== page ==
In the movies, Tarzan travels the jungle by swinging through the air on lianas. As property lawyers we are more likely to come across liens than lianas, sadly. And liens usually relate to something solid rather than thin air. But not always.
In Eason v Wong  EWHC 209 (Ch) Arnold J had to grapple with the question whether equitable liens could have arisen in favour of the buyers under contracts to purchase suites in a block of student housing that was never built. While that was doubtless less challenging, and certainly less dramatic, than grappling with a crocodile Tarzan-style, it is hoped that an account of Arnold J’s intellectual grapple may be of more use to the likely readers of this article than any Tarzan-based tale might be. So, at the risk of disappointing some, it is Eason v Wong, not Tarzan that is the subject of this piece.
Eason v Wong – the facts
In 2012 a company by the name of Alpha Student (Nottingham) Ltd (“Alpha”) acquired a site on which it obtained planning permission to build an 8 storey block to comprise 131 suites of student accommodation with retail space on the ground floor. Alpha entered into contracts with a number of investors to sell them leases of student suites within the block, off-plan. Draft leases appended to the contracts referred to floor plans identifying the suite to which the contract related. The investors paid 50% deposits.
After receiving deposits of £3.2m odd, Alpha went into liquidation. All that Alpha managed to do towards building the student accommodation prior to being placed into liquidation in August 2015 was demolish the existing building on the site.
Alpha’s liquidators sold the site for £1.1m odd in June 2016. The question for the court in Eason was whether the investors ranked as secured creditors of Alpha in the liquidation on the basis that they had enforceable equitable liens over the site. At a previous hearing, the Court had directed the vacation of unilateral notices over the site to allow the liquidators to sell it on terms that if the purchasers did have equitable liens they be transferred to the proceeds of sale.
Purchasers’ liens generally
The unpaid vendor’s lien is a well-known, although not always well-understood, creature. It arises in favour of a vendor whenever the vendor transfers the property being sold without having received the whole purchase money. The equitable lien that arises in favour of purchasers for any deposit or part-payment made under an uncompleted contract attracts less attention but is also a long-established feature of conveyancing under English law. See, for example, Wythes v Lee (1855) 3 Drew 396 and Rose v Watson (1864) 10 HL Cas 672. The purchaser’s lien is an aspect of, or related to, the equitable interest which a purchaser acquires on exchanging contracts to buy land; it secures the deposit (or other part-payment) monies until the land has been transferred to the purchaser. The lien does not depend on the availability of specific performance; see Levy v Stogdon  1 Ch 478. It is imposed by the law rather than in the contract so will survive the (lawful) rescission of the contract by the purchaser; see Whitbread & Co. v Watt  1 Ch 835. However, the lien can be modified or excluded by express or implied agreement of the parties.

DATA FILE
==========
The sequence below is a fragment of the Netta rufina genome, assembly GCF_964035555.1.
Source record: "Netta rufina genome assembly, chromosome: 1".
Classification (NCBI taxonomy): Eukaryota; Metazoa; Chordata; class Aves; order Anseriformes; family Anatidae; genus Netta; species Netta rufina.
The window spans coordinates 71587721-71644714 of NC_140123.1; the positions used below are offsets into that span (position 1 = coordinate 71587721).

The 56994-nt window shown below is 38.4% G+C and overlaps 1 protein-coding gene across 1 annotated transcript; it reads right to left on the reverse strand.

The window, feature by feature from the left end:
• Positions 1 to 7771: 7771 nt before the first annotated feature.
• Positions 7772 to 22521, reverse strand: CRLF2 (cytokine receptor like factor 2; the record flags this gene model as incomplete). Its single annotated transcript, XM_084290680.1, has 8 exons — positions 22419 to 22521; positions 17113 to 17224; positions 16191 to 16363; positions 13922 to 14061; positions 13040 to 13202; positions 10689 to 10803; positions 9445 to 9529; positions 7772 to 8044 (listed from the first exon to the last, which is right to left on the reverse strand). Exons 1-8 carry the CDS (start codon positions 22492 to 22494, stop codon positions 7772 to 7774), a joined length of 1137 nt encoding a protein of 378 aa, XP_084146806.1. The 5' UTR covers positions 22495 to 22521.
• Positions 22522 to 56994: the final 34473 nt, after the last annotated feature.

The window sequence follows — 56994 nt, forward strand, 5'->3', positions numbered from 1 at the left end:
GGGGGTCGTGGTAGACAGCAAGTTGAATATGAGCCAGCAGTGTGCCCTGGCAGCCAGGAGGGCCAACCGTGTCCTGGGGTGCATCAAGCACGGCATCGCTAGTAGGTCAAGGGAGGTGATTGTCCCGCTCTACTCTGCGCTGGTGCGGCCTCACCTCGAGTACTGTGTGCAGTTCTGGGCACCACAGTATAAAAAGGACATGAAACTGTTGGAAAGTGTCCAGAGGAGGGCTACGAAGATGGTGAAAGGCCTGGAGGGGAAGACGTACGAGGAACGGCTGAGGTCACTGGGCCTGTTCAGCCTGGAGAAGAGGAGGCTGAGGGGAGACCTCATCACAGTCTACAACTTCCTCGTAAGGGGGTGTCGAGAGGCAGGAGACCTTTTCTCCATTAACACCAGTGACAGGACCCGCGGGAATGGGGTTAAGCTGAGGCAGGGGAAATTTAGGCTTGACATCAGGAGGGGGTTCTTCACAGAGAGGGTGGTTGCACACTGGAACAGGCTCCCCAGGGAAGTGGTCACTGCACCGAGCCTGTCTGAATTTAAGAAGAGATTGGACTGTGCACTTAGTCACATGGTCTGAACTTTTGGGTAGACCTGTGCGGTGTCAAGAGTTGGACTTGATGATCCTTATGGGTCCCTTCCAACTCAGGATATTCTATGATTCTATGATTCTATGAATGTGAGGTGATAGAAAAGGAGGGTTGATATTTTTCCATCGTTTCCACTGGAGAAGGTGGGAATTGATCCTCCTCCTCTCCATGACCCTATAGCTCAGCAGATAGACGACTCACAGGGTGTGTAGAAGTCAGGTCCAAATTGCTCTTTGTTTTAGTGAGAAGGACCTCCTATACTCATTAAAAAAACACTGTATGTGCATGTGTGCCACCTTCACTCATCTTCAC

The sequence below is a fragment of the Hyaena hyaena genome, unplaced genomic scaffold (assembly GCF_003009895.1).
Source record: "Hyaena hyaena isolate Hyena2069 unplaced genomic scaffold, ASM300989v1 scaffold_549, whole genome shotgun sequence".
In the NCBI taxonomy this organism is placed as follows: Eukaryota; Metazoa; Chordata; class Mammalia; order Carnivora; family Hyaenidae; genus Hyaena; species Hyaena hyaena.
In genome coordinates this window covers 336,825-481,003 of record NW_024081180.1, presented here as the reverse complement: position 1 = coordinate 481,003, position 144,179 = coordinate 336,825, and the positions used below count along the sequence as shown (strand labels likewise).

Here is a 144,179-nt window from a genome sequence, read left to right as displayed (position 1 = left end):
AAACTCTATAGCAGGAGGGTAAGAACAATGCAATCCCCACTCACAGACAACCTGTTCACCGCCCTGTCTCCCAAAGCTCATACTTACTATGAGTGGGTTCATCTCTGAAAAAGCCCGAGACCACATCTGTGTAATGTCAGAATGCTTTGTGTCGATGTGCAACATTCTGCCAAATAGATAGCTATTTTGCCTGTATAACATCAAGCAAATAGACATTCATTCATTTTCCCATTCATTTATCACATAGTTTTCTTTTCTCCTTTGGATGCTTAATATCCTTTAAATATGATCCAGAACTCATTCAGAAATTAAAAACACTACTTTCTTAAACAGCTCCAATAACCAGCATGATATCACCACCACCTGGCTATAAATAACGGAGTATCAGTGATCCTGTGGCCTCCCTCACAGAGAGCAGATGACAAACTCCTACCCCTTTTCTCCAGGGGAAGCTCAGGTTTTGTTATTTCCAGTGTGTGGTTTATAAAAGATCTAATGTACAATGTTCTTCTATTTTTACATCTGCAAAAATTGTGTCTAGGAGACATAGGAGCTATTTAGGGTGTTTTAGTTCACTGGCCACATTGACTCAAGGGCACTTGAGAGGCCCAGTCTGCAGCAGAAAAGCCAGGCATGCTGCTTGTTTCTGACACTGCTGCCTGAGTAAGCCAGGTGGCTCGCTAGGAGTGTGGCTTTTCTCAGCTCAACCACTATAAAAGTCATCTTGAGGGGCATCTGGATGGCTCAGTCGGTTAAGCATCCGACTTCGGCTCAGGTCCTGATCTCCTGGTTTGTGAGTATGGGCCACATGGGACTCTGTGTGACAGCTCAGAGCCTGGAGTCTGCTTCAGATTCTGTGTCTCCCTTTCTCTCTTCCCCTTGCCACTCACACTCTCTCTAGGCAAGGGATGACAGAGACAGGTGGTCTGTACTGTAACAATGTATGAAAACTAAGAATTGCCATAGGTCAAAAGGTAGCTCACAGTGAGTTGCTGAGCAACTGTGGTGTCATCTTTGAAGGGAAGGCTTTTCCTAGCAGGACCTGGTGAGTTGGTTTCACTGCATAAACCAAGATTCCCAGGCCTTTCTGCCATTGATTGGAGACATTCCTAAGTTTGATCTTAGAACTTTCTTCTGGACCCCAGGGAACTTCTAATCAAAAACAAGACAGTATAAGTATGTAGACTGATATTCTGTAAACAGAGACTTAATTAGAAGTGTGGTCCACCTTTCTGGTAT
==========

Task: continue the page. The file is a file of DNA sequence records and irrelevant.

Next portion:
The problem in Eason
In Chattey v Farndale Holdings (1998) 75 P & CR 298, the Court of Appeal upheld Blackburne J’s conclusion that purchasers’ liens arose over flats in an unfinished block of flats. Construction work was far enough advanced when the vendor ran out of money that the flats to which the contracts of sale related could be identified without difficulty. Liens arose over the freehold interest in the parts of the building comprising those flats even though the contracts were for the sale of leasehold interests under leases which had not been granted. As Morritt LJ observed, however, the question of how to give effect to a purchaser’s lien in cases in which the relevant building does not exist did not arise. It arose in Eason.
In Eason, the defendants were Alpha’s liquidators. They accepted that purchasers’ liens in favour of the claimants would have arisen on exchange of contracts but contended they were unenforceable because (a) the leases had never come into existence and (b) the building was never built.
Arnold J rejected both arguments. As to the non-existence of the leaseholds, because purchaser’s liens do not depend on a right to specific performance, it is not necessary for the legal estate contracted for (leasehold in this case) to exist:
“It is sufficient that the vendor has contracted to create the legal estate in question our of another legal estate which does exist and that the legal estate which is to be created is identifiable.”
As to the non-existence of the building, a purchaser’s lien attaches to the land which is the subject of the contract, not the land as a whole when the contract only relates to part. So, the claimants had liens over the airspace that would have been occupied by the suites they had agreed to purchase when constructed. It was, thus, no objection that the suites themselves were not constructed. And since each of the purchasers had a lien over a separate parcel of airspace, their liens did not conflict and they could share proportionately in the proceeds of sale.
The court went on to do a rough and ready calculation to ascertain the value of the suites which had been contracted to be sold and the value of the vendors’ interest in the rest of the site in order to calculate the ratio in which the proceeds of sale should be distributed between the vendor’s unsecured creditors and the purchasers with the benefit of equitable liens.
The result appears to the author of this article to be a just one which demonstrates the capacity of the courts to apply nineteenth century equitable principles to the modern world in a way that avoids undue technicality.